The Lighthouses of Cornwall
Lighthouses around and off the coast of Cornwall are operated and maintained by Trinity House. The National Lighthouse Museum in Penzance was closed in 2005 and the collection moved. The Lizard Lighthouse has a heritage centre which is well worth a visit. All of the lighthouses in Cornwall are automated and controlled by the Trinty House Monitoring station.
A Listing of the Lighthouses of Cornwall
- Trevose Head Lighthouse – built in 1847. Situated some 4.5 miles from Padstow.
- Godrevy Lighthouse – built in 1858 on Godrevy Island in St Ives bay.
- Pendeen Lighthouse – built in 1900 on Pendeen Watch headland.
- Seven Stones Lightvessel – anchored 15 miles WNW of Longships Lighthouse.
- Longships Lighthouse – first built in 1795 1.5 miles out from Land’s End.
- Wolf Rock Lighthouse – first beacon built in 1795 8 miles from Land’s End.
- Round Island Lighthouse – built in 1887 2.5 miles north of St Mary’s.
- Peninnis Head Lighthouse – built in 1911 on the southern tip of St Mary’s.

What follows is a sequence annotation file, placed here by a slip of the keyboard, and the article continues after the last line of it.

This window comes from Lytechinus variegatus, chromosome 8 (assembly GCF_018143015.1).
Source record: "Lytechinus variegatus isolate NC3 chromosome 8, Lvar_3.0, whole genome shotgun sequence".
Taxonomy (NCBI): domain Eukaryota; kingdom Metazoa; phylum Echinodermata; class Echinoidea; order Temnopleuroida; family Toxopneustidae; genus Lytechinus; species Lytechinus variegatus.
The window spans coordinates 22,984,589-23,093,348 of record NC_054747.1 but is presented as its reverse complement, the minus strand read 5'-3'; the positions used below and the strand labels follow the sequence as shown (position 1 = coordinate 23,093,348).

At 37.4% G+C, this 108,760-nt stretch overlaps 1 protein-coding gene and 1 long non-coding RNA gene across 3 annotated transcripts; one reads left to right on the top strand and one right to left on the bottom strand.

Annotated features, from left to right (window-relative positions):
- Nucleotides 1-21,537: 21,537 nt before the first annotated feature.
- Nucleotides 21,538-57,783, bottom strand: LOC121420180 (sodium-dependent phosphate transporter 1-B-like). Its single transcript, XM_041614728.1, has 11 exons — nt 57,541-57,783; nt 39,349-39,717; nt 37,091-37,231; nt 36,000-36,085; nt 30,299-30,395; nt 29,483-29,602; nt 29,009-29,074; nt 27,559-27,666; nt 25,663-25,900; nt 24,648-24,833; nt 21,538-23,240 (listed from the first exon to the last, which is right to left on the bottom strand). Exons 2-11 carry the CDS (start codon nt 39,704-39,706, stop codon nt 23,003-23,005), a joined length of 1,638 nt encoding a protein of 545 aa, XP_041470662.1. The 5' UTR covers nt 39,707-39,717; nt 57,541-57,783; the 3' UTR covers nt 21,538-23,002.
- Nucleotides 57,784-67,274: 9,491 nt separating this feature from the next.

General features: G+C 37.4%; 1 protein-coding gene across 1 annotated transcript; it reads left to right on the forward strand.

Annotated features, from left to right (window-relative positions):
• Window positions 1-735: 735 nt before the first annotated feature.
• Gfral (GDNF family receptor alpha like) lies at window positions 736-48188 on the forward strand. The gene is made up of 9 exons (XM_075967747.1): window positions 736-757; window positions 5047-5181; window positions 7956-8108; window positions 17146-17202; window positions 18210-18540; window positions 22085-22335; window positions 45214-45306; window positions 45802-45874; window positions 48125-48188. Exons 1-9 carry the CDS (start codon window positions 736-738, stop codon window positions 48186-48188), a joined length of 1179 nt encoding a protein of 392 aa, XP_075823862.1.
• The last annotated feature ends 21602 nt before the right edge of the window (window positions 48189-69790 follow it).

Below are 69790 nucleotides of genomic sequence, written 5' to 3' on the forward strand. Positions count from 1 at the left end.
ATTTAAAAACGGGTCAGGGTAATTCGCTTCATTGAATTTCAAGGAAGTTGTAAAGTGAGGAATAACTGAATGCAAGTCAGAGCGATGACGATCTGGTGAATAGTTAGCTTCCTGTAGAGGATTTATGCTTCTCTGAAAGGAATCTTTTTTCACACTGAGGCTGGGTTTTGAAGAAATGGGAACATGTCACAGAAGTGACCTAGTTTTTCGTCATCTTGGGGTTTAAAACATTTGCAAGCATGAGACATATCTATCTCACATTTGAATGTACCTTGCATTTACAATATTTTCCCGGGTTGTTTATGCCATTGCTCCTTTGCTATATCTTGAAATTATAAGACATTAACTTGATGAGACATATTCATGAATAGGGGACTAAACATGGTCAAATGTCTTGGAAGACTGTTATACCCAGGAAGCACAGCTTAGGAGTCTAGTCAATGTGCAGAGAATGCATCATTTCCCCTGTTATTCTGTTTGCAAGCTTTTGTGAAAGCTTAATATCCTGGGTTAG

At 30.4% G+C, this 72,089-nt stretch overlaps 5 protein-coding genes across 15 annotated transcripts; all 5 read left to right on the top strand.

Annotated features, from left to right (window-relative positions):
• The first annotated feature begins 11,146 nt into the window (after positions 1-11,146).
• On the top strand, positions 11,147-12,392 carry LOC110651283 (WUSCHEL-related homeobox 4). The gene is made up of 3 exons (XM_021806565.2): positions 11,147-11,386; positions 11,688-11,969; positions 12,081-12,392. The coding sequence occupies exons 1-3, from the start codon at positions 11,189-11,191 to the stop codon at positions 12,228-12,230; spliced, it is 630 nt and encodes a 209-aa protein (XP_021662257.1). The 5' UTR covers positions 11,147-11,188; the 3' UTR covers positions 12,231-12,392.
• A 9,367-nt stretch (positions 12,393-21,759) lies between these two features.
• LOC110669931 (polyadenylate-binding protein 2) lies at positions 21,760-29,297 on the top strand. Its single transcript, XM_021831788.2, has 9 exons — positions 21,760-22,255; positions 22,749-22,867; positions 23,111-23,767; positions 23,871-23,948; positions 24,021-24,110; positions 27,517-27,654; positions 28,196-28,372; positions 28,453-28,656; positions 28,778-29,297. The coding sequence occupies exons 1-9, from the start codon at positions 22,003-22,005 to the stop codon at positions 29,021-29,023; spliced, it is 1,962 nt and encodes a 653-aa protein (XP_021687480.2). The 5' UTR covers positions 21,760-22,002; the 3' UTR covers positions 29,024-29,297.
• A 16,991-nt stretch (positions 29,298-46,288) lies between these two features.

- Bishop Rock Lighthouse – first started in 1847 on an isolated rock SW of Scilly Isles.
- Tater Du Lighthouse – built in 1965 near Penzance.
- Lizard Lighthouse – first built in 1619 at the end of the Lizard peninsula.
- St Anthony’s Head Lighthouse – built in 1835 at entrance to Falmouth harbour.
- Eddystone Lighthouse – first built in 1698 8 miles off Rame Head.
Wikipedia says. . .
Trinity House has three main functions:
It is the General Lighthouse Authority for England, Wales, the Channel Islands and Gibraltar, responsible for a range of general aids to navigation, ‘signs of the sea’, from lighthouses to radar beacons. It is a charitable organisation dedicated to the safety, welfare and training of mariners.
It is a Deep Sea Pilotage Authority, licensing expert navigators to act as deep-sea pilots for ships trading in Northern European waters. The Corporation also inspects buoys provided by local harbour authorities.
It no longer provides local pilots for entering ports. Contrary to popular belief Trinity House is not (and never has been) part of HM Coastguard although it does work closely with the Maritime and Coastguard Agency.
Trinity House’s activities as a lighthouse authority are financed from “light dues” levied on commercial shipping calling at ports in the United Kingdom.
© Photograph of Trevose Head Lighthouse with kind permission of Darren Shilson Flckr